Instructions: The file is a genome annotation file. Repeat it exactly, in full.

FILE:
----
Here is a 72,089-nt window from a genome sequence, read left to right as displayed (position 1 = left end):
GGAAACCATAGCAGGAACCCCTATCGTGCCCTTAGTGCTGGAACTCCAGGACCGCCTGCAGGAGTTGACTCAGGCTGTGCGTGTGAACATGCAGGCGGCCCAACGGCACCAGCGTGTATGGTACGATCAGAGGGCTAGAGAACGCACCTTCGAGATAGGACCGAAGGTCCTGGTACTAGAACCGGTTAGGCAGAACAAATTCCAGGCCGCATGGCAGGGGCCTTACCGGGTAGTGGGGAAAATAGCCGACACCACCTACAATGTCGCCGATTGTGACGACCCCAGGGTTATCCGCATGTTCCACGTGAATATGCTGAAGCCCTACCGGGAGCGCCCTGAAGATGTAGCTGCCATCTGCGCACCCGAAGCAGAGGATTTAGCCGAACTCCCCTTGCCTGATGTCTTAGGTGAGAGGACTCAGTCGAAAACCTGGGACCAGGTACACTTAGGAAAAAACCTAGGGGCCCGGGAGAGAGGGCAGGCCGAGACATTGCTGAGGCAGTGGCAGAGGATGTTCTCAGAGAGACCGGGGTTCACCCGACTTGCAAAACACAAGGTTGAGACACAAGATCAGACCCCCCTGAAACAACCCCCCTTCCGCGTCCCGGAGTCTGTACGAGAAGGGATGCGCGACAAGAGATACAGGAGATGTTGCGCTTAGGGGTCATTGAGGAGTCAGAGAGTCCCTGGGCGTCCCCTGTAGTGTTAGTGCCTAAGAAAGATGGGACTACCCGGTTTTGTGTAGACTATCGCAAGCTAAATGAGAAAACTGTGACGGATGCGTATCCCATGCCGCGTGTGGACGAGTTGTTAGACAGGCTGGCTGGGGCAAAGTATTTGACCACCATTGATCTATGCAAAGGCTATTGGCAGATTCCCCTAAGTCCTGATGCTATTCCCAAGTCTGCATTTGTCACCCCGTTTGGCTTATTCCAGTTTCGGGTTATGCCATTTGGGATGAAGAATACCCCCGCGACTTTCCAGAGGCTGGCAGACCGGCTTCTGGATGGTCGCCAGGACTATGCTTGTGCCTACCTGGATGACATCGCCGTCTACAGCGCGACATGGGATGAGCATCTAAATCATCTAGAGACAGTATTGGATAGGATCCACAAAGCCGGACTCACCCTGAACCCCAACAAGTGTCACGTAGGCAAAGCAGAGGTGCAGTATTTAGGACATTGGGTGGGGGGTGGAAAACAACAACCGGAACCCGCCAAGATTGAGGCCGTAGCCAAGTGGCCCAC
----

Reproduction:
Here is a 72,089-nt window from a genome sequence, read left to right as displayed (position 1 = left end):
GGAAACCATAGCAGGAACCCCTATCGTGCCCTTAGTGCTGGAACTCCAGGACCGCCTGCAGGAGTTGACTCAGGCTGTGCGTGTGAACATGCAGGCGGCCCAACGGCACCAGCGTGTATGGTACGATCAGAGGGCTAGAGAACGCACCTTCGAGATAGGACCGAAGGTCCTGGTACTAGAACCGGTTAGGCAGAACAAATTCCAGGCCGCATGGCAGGGGCCTTACCGGGTAGTGGGGAAAATAGCCGACACCACCTACAATGTCGCCGATTGTGACGACCCCAGGGTTATCCGCATGTTCCACGTGAATATGCTGAAGCCCTACCGGGAGCGCCCTGAAGATGTAGCTGCCATCTGCGCACCCGAAGCAGAGGATTTAGCCGAACTCCCCTTGCCTGATGTCTTAGGTGAGAGGACTCAGTCGAAAACCTGGGACCAGGTACACTTAGGAAAAAACCTAGGGGCCCGGGAGAGAGGGCAGGCCGAGACATTGCTGAGGCAGTGGCAGAGGATGTTCTCAGAGAGACCGGGGTTCACCCGACTTGCAAAACACAAGGTTGAGACACAAGATCAGACCCCCCTGAAACAACCCCCCTTCCGCGTCCCGGAGTCTGTACGAGAAGGGATGCGCGACAAGAGATACAGGAGATGTTGCGCTTAGGGGTCATTGAGGAGTCAGAGAGTCCCTGGGCGTCCCCTGTAGTGTTAGTGCCTAAGAAAGATGGGACTACCCGGTTTTGTGTAGACTATCGCAAGCTAAATGAGAAAACTGTGACGGATGCGTATCCCATGCCGCGTGTGGACGAGTTGTTAGACAGGCTGGCTGGGGCAAAGTATTTGACCACCATTGATCTATGCAAAGGCTATTGGCAGATTCCCCTAAGTCCTGATGCTATTCCCAAGTCTGCATTTGTCACCCCGTTTGGCTTATTCCAGTTTCGGGTTATGCCATTTGGGATGAAGAATACCCCCGCGACTTTCCAGAGGCTGGCAGACCGGCTTCTGGATGGTCGCCAGGACTATGCTTGTGCCTACCTGGATGACATCGCCGTCTACAGCGCGACATGGGATGAGCATCTAAATCATCTAGAGACAGTATTGGATAGGATCCACAAAGCCGGACTCACCCTGAACCCCAACAAGTGTCACGTAGGCAAAGCAGAGGTGCAGTATTTAGGACATTGGGTGGGGGGTGGAAAACAACAACCGGAACCCGCCAAGATTGAGGCCGTAGCCAAGTGGCCCAC